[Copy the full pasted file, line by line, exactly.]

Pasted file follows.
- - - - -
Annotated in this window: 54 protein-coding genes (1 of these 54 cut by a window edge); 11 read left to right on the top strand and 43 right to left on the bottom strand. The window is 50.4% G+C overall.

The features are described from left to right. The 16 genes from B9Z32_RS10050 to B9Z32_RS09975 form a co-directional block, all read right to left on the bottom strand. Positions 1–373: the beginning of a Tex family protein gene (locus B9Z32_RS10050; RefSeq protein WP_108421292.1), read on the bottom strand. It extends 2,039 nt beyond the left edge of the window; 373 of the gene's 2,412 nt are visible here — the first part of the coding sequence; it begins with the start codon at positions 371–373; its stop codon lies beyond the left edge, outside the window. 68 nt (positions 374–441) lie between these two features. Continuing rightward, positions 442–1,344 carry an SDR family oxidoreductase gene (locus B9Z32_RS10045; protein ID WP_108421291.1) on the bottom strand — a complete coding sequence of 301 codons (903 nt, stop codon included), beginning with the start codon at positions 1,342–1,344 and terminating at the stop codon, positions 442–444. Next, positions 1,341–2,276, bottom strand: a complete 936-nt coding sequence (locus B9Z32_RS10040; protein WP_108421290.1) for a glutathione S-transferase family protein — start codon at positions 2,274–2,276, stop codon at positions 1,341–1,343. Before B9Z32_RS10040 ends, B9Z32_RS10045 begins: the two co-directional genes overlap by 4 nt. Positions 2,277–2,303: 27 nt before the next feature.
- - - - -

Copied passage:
Annotated in this window: 54 protein-coding genes (1 of these 54 cut by a window edge); 11 read left to right on the top strand and 43 right to left on the bottom strand. The window is 50.4% G+C overall.

The features are described from left to right. The 16 genes from B9Z32_RS10050 to B9Z32_RS09975 form a co-directional block, all read right to left on the bottom strand. Positions 1–373: the beginning of a Tex family protein gene (locus B9Z32_RS10050; RefSeq protein WP_108421292.1), read on the bottom strand. It extends 2,039 nt beyond the left edge of the window; 373 of the gene's 2,412 nt are visible here — the first part of the coding sequence; it begins with the start codon at positions 371–373; its stop codon lies beyond the left edge, outside the window. 68 nt (positions 374–441) lie between these two features. Continuing rightward, positions 442–1,344 carry an SDR family oxidoreductase gene (locus B9Z32_RS10045; protein ID WP_108421291.1) on the bottom strand — a complete coding sequence of 301 codons (903 nt, stop codon included), beginning with the start codon at positions 1,342–1,344 and terminating at the stop codon, positions 442–444. Next, positions 1,341–2,276, bottom strand: a complete 936-nt coding sequence (locus B9Z32_RS10040; protein WP_108421290.1) for a glutathione S-transferase family protein — start codon at positions 2,274–2,276, stop codon at positions 1,341–1,343. Before B9Z32_RS10040 ends, B9Z32_RS10045 begins: the two co-directional genes overlap by 4 nt. Positions 2,277–2,303: 27 nt before the next feature.